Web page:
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“Ask a Priest: Who Is the Church to Tell Me How to Vote?”
Q: I’m 69 years old, was baptized Catholic and attended Catholic schools through the completion of a four-year degree. I am deeply distressed for a number of reasons. Tell me if I’m wrong — I’ve always considered priests and nuns as my primary role models. That notion has been shattered throughout my adult life, and yesterday a line was crossed. A parish pastor used the homily as a political directive to vote “pro-life.” I will NOT be told to vote on one issue when that candidate has so many evil attributes. I hate abortion and would never condone it. However, I believe in a woman’s right to make decisions (free will) for her body. I believe the Church is usurping its power by demeaning women’s rights but never, ever placing any responsibility on men. When God created man (and woman) did he not give us free will to follow the Ten Commandments or to follow Satan? Did God give the Church the right to judge or did God say all of us will be judged upon death? If a woman chooses to end the life of her fetus, that is between her and God. People of faith should provide counsel as to “right and wrong” but not to force her decision. The Church provides the safety and holiness of confession which is the appropriate role of the clergy. On the flip side, if a woman has an abortion, does the Church want to put her in prison? I’m still hoping to meet a priest who actually follows Christ’s footsteps as a compassionate, loving person who reaches out to his flock. Hasn’t happened yet. In 1982 I lost my oldest son (age 12) to cancer and reached out for help from the clergy — someone who would reassure my son that he should not fear dying. Guess what — nobody came. Yes, I was mad at God but eventually returned to my faith. Guess what — attending Mass yesterday just destroyed me again. I will still pray and believe in God as I know I have a saint in heaven. However, I’ve lost respect for priests and Catholicism. Telling me how to vote is the straw that’s broke my back! I will pray for God’s understanding. — M.
Answered by Fr. Edward McIlmail, LC
A: I am sorry to hear that you feel so alienated from the Church.
It is especially sad to hear that you didn’t sense the support you needed from the Church when your son was dying. Jesus loves your son and was ready to greet him in the next life. Jesus would have also wanted your family to feel his love through representatives of his Church.
The Church certainly has an all-too-human dimension. It comprises people who have limitations and weaknesses and lapses in judgment. This has been true since the beginning — Jesus’ first apostles displayed pride, pettiness, cowardice and betrayal. They were humans with lots of failings. But it was precisely humans whom Jesus came to save.
Yet, it is through faith we know that the Church is first and foremost the mystical body of Christ. It is God’s instrument to help us on the way toward eternity, an eternity that we hope to spend with our loved ones.
One way he helps us is through Church teachings. Now, I agree that the pulpit is not the place for political endorsements; perhaps the priest didn’t intend for it to be interpreted as such.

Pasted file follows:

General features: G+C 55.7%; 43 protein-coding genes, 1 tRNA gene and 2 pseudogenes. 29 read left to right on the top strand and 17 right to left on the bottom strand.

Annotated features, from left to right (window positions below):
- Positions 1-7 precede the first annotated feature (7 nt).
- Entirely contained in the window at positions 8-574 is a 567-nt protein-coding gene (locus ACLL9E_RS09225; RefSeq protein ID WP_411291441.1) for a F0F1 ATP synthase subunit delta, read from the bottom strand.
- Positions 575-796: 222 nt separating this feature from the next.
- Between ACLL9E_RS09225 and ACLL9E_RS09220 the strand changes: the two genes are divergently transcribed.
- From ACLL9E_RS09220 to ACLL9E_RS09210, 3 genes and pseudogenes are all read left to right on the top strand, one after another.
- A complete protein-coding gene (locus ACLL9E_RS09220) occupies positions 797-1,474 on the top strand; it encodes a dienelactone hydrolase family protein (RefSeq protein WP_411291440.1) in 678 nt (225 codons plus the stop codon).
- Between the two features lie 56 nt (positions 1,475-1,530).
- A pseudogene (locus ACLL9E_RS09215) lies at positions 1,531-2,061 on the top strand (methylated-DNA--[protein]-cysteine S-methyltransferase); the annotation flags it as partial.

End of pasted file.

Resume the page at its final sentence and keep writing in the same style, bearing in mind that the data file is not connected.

The pulpit, however, is a fitting venue where Christian principles can and must be taught. Among those principles is the value of human life and the need to protect innocent human life.
The Church knows that women who undergo abortion often do it under pressure from the men in their lives or even from their families. The Church also knows the agony that many women live with the rest of their days. It certainly isn’t infringing on anyone’s right to try to protect human life and to help keep a woman from making a decision that could haunt her the rest of her life. Also, it is notaccurate to say that Church teaching ignores men who contribute to abortions. A man who helps procure an abortion is subject to excommunication.
Perhaps it wasn’t that homily alone that is leaving you feeling alienated. Perhaps if you delved deeper into why the Church defends unborn human life, it would be more apparent that the Church has the best interest of women at heart. All too often it is women alone who carry the psychological scars of abortion. A society whose laws permit abortion is ignoring that horrible damage to women. It is also abandoning the members of that society who are the most defenseless, the least able to fend for themselves: children in the womb. In the same way that Church teaching points out the evils of slavery and sex-trafficking, it points out the evils of abortion.
I’d venture to say that it is the proliferation of abortion that has demeaned the meaning of sex and coarsened the culture (examples of which were rampant in a recent campaign).
Linked to a lot of problems is a mistaken idea of freedom. Freedom means we have the capacity to choose evil but not the right. If we had the right to do evil, there would be no prospect of punishment. And abortion is certainly not just between a woman and God – there is another life involved that has rights.
Moreover, as Catholics we can’t just sit by and do nothing in the face of gross injustice. To say that abortion is purely between a woman and God is like saying assault is purely between an attacker and God, or theft is purely between a thief and the Almighty. There is a social dimension to sin. We are our brother’s keepers. We are called to guard the rights of others – foremost among them the right to life. “Whatever you did for one of these least brothers of mine, you did for me” (Matthew 25:40).
Perhaps more than ever this is a moment to draw near to the Blessed Virgin Mary. She will intercede for you. She wants you to be reunited with your son someday in a far happier place.
I hope some of this helps. Count on being included in one of my Mass intentions.
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